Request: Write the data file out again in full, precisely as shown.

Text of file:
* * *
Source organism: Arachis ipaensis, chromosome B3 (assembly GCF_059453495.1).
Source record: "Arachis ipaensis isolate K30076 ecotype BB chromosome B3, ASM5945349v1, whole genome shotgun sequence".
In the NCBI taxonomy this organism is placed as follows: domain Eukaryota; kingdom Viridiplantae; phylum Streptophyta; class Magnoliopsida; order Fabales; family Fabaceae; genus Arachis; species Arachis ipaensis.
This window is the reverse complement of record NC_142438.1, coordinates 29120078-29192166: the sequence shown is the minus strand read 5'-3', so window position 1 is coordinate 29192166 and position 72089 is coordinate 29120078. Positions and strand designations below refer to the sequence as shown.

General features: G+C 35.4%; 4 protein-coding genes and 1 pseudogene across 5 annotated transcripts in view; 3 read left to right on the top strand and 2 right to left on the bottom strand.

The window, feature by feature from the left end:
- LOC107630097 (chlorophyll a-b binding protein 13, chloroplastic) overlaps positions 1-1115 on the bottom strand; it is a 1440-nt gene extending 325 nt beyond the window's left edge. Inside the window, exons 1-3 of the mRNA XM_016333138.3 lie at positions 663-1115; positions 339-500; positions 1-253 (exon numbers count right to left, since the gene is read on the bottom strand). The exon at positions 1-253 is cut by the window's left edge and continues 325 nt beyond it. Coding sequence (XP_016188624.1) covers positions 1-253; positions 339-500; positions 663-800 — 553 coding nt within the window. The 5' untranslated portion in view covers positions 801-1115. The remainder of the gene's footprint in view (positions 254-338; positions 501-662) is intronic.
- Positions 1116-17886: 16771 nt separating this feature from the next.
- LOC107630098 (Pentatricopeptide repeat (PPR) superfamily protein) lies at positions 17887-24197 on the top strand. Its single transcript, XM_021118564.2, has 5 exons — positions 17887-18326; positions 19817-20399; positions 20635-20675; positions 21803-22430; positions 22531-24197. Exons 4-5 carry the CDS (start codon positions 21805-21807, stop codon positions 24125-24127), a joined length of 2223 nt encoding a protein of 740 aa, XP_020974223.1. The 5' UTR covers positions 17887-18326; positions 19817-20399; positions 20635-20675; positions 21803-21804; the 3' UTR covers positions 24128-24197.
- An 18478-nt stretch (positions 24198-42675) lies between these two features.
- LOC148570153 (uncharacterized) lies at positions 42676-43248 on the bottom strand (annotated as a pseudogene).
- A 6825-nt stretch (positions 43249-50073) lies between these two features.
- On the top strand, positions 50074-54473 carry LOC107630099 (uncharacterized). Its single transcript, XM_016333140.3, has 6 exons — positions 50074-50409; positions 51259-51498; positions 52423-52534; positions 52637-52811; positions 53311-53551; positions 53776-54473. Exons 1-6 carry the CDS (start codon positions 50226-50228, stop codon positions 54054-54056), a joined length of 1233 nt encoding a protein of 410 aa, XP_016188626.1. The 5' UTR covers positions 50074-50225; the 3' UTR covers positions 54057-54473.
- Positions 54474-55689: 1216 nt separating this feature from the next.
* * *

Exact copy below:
Source organism: Arachis ipaensis, chromosome B3 (assembly GCF_059453495.1).
Source record: "Arachis ipaensis isolate K30076 ecotype BB chromosome B3, ASM5945349v1, whole genome shotgun sequence".
In the NCBI taxonomy this organism is placed as follows: domain Eukaryota; kingdom Viridiplantae; phylum Streptophyta; class Magnoliopsida; order Fabales; family Fabaceae; genus Arachis; species Arachis ipaensis.
This window is the reverse complement of record NC_142438.1, coordinates 29120078-29192166: the sequence shown is the minus strand read 5'-3', so window position 1 is coordinate 29192166 and position 72089 is coordinate 29120078. Positions and strand designations below refer to the sequence as shown.

General features: G+C 35.4%; 4 protein-coding genes and 1 pseudogene across 5 annotated transcripts in view; 3 read left to right on the top strand and 2 right to left on the bottom strand.

The window, feature by feature from the left end:
- LOC107630097 (chlorophyll a-b binding protein 13, chloroplastic) overlaps positions 1-1115 on the bottom strand; it is a 1440-nt gene extending 325 nt beyond the window's left edge. Inside the window, exons 1-3 of the mRNA XM_016333138.3 lie at positions 663-1115; positions 339-500; positions 1-253 (exon numbers count right to left, since the gene is read on the bottom strand). The exon at positions 1-253 is cut by the window's left edge and continues 325 nt beyond it. Coding sequence (XP_016188624.1) covers positions 1-253; positions 339-500; positions 663-800 — 553 coding nt within the window. The 5' untranslated portion in view covers positions 801-1115. The remainder of the gene's footprint in view (positions 254-338; positions 501-662) is intronic.
- Positions 1116-17886: 16771 nt separating this feature from the next.
- LOC107630098 (Pentatricopeptide repeat (PPR) superfamily protein) lies at positions 17887-24197 on the top strand. Its single transcript, XM_021118564.2, has 5 exons — positions 17887-18326; positions 19817-20399; positions 20635-20675; positions 21803-22430; positions 22531-24197. Exons 4-5 carry the CDS (start codon positions 21805-21807, stop codon positions 24125-24127), a joined length of 2223 nt encoding a protein of 740 aa, XP_020974223.1. The 5' UTR covers positions 17887-18326; positions 19817-20399; positions 20635-20675; positions 21803-21804; the 3' UTR covers positions 24128-24197.
- An 18478-nt stretch (positions 24198-42675) lies between these two features.
- LOC148570153 (uncharacterized) lies at positions 42676-43248 on the bottom strand (annotated as a pseudogene).
- A 6825-nt stretch (positions 43249-50073) lies between these two features.
- On the top strand, positions 50074-54473 carry LOC107630099 (uncharacterized). Its single transcript, XM_016333140.3, has 6 exons — positions 50074-50409; positions 51259-51498; positions 52423-52534; positions 52637-52811; positions 53311-53551; positions 53776-54473. Exons 1-6 carry the CDS (start codon positions 50226-50228, stop codon positions 54054-54056), a joined length of 1233 nt encoding a protein of 410 aa, XP_016188626.1. The 5' UTR covers positions 50074-50225; the 3' UTR covers positions 54057-54473.
- Positions 54474-55689: 1216 nt separating this feature from the next.